My question is, why do you take into account the Rf rate when you are creating systhetic cash, but not when you are hedging equity exposure. The goal of both formulas seems to be the same, to neutralize equity exposure, but the formulas are slightly different.

For synthetic cash, the argument is as follows.You are holding stocks in your portfolio, but for the next 6 months, you do not want the equity exposure, instead you are seeking exposure to cash for the next 6 months or so. You may be anticipating a steep decline in the stock market for the next 6 months.

One way to convert your equity exposure to cash for the next 6 months is to do the following. Sell off all the stocks in your portfolio and keep the proceeds (Vp) in T-Bills which will grow at the risk free rate for the next 6 months to Vp * (1+rf)^0.5 and at the end of 6 months sell the T-bills and buy equity back again. But, selling all of your stocks now and investing in Tbills and after 6 months selling off T-bills and buying the stocks again can be expensive because of transaction costs etc.

A better way to accomplish the cash exposure is to use the synthetic cash route. This is accomplished by keeping all the stocks in your portfolio (Don’t sell any stocks) and sell 6 month futures instead. Your position is now long in stock portfolio and short in 6 month equity futures. This is a risk neutral strategy. This risk neutral strategy should earn risk free return over the 6 month period. That is why you should multiply the current portfolio value Vp by (1+Rf)^0.5.

On the other hand, with regards to hedging equity exposure, we are not trying to create synthetic cash and thus we are not trying to earn the risk free rate. We are only trying to ensure that our portfolio value does not go down. So, we are long in stock and simultaneously short in equity futures so that any loss in the long position can be neutralized by the gain in short futures position.

After writing all this, I get the feeling that to we probably ought to subtract the dividend yield from the portfolio value to arrive at the futures value: Eg. use Vp minus dividends instead of Vp in the numerator of your formula for hedging equity exposure. Any way I will leave it to the experts to answer my question.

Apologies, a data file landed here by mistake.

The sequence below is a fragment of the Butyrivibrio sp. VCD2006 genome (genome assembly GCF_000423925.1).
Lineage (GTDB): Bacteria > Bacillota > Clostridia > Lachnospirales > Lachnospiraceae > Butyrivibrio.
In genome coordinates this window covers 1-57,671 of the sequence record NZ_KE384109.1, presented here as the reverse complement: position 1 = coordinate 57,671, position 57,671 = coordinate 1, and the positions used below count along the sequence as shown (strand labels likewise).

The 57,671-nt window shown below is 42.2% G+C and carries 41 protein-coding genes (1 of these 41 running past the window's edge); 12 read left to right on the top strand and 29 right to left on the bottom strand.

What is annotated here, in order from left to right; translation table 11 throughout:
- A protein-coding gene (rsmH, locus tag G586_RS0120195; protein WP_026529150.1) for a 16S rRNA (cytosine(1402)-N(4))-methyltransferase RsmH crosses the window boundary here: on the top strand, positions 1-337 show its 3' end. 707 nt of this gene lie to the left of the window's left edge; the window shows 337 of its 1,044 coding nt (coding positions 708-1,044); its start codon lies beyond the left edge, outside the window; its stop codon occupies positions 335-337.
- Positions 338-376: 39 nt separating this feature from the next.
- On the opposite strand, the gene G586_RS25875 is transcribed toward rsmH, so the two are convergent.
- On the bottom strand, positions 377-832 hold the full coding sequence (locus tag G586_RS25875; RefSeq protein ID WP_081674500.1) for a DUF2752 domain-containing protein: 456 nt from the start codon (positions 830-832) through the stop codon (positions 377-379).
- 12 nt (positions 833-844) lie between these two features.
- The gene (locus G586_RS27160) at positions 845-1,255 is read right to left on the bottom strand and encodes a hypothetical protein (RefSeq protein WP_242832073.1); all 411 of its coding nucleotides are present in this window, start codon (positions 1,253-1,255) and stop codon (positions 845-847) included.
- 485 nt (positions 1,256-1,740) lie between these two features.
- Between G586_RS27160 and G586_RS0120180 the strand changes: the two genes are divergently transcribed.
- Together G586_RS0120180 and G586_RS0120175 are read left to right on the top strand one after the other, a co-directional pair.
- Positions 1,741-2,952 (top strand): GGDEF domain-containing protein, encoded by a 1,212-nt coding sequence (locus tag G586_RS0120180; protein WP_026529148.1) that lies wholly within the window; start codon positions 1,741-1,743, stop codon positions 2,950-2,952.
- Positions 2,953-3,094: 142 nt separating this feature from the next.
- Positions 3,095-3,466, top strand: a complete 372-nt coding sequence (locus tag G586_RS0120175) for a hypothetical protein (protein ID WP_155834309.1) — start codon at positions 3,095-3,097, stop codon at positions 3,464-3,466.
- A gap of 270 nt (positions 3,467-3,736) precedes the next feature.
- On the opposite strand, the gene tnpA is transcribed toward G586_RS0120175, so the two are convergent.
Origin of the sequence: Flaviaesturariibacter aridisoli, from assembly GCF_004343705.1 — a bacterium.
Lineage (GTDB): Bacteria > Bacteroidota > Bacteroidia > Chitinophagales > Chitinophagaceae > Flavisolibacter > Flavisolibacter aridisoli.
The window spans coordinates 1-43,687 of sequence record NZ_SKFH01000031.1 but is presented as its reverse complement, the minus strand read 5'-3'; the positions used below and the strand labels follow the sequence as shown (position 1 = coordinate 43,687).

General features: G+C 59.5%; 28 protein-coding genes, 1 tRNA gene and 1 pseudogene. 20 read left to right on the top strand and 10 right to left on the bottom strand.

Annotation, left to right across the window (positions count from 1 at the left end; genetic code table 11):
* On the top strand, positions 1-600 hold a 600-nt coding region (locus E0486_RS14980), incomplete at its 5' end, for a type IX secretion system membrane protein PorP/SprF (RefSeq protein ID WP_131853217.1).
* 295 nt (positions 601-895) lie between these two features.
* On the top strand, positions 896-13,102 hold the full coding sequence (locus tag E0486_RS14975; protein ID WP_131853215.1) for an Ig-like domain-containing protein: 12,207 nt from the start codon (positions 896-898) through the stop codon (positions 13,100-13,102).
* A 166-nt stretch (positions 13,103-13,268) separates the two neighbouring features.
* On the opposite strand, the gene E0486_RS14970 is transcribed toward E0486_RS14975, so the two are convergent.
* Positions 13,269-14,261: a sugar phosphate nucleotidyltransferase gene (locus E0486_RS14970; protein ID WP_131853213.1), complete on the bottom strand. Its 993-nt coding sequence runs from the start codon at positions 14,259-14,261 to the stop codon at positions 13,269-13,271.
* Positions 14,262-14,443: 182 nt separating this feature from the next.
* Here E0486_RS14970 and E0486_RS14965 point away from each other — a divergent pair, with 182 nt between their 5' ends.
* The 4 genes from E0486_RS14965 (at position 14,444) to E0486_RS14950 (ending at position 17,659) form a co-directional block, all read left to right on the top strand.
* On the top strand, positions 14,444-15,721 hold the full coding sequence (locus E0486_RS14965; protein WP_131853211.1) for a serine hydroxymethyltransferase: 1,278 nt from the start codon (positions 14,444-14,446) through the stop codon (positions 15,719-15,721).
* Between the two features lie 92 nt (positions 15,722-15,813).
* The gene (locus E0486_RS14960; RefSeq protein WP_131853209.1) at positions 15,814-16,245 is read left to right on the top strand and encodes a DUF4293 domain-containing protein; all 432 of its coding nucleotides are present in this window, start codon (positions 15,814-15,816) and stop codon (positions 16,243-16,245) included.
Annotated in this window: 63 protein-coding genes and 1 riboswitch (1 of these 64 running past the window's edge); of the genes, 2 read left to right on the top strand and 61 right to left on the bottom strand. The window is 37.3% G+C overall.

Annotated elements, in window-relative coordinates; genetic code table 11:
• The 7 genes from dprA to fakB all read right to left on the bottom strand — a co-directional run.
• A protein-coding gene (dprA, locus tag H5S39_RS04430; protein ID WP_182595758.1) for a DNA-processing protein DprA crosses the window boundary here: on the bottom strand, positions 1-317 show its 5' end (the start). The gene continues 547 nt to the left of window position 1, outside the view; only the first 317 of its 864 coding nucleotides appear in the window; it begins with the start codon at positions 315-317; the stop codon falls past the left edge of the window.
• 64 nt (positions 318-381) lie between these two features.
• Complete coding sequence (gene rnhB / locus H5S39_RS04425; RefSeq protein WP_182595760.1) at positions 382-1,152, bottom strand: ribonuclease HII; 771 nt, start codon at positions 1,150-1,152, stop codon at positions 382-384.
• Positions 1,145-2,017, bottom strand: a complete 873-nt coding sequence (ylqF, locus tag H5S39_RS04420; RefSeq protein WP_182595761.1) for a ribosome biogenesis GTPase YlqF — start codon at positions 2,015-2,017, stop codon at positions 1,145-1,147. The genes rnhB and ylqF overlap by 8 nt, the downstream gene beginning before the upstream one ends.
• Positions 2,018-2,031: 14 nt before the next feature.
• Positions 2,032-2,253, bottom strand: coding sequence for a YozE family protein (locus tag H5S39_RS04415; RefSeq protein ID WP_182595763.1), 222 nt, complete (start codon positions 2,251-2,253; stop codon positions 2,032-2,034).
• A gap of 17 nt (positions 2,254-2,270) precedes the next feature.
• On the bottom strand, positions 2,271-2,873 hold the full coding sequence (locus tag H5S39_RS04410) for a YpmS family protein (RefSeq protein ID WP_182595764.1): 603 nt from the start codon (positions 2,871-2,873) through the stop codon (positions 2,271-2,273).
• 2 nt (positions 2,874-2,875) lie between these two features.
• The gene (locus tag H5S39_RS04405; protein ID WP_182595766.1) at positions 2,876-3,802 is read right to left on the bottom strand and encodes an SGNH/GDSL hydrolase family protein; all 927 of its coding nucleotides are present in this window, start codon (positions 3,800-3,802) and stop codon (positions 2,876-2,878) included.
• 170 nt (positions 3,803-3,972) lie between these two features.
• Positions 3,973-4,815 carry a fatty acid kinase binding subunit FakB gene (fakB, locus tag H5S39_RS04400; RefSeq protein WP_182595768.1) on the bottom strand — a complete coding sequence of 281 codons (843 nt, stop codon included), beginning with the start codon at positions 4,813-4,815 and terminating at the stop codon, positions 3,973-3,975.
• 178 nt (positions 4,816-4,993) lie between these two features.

Believe the answer to my question is just different objectives. With equitizing cash, you are looking to earn Rf. With hedging you are reducing market exposure.

@psriniva - I believe the general formula to figure # of contracts needed ignores dividends (or lets them cancel out) as you are just trying to isolate the Rf return.

You do need to use the dividend rate if you want to calculate the actual equivlant number of share purchased. See page 361 of CFAI book 5 for the formula there.

IMHO, Time value of money is not embedded in beta. As @ftwcfa says, may be dividends are ignored. Somebody who has read Cai material, please chime in. P

I suggest re-read the example 5 and the last part of exhibit 3. The futures’ exipration, and underlying secuties are different. You “lock in” risk free rate in synthetic cash for a short term (like 3 months). In hedging with futures, it doesn’t give the time horizon. Otherwise, I don’t see the difference if the underlying securities are the same and pays dividend. Goog question, though.

when hedging with futures - you are provided a futures price and that includes the effects of the dividends. Remember in Level II -> when we valued a Futures Contract

Ft = St - PV(Dividends)

So Stock/Index paid dividends - so the value of your portfolio grew.

There is a opposite effect on the futures side.

and this gets reflected in the final effective beta you arrive at for your portfolio.

Ok. Thanks cpk123. I see it now after I started paying more attention to some of the responses here. Futures price already reflects the dividends. Cool. P